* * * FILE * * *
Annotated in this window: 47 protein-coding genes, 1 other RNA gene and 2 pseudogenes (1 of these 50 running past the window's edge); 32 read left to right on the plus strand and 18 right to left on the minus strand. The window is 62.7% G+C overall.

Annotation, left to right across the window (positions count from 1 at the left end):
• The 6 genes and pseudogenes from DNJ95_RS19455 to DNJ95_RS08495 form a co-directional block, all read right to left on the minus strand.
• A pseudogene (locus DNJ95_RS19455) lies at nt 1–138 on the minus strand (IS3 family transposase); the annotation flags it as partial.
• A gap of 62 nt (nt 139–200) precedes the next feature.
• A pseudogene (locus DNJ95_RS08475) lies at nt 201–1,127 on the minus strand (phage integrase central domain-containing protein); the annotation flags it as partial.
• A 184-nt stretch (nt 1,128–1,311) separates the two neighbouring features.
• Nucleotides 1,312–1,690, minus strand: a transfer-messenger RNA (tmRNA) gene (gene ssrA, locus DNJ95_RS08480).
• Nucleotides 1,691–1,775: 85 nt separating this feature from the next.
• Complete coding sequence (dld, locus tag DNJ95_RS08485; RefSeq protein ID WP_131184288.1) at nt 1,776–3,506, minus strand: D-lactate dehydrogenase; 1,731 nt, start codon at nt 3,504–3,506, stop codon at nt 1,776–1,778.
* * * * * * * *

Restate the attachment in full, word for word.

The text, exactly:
Annotated in this window: 47 protein-coding genes, 1 other RNA gene and 2 pseudogenes (1 of these 50 running past the window's edge); 32 read left to right on the plus strand and 18 right to left on the minus strand. The window is 62.7% G+C overall.

Annotation, left to right across the window (positions count from 1 at the left end):
• The 6 genes and pseudogenes from DNJ95_RS19455 to DNJ95_RS08495 form a co-directional block, all read right to left on the minus strand.
• A pseudogene (locus DNJ95_RS19455) lies at nt 1–138 on the minus strand (IS3 family transposase); the annotation flags it as partial.
• A gap of 62 nt (nt 139–200) precedes the next feature.
• A pseudogene (locus DNJ95_RS08475) lies at nt 201–1,127 on the minus strand (phage integrase central domain-containing protein); the annotation flags it as partial.
• A 184-nt stretch (nt 1,128–1,311) separates the two neighbouring features.
• Nucleotides 1,312–1,690, minus strand: a transfer-messenger RNA (tmRNA) gene (gene ssrA, locus DNJ95_RS08480).
• Nucleotides 1,691–1,775: 85 nt separating this feature from the next.
• Complete coding sequence (dld, locus tag DNJ95_RS08485; RefSeq protein ID WP_131184288.1) at nt 1,776–3,506, minus strand: D-lactate dehydrogenase; 1,731 nt, start codon at nt 3,504–3,506, stop codon at nt 1,776–1,778.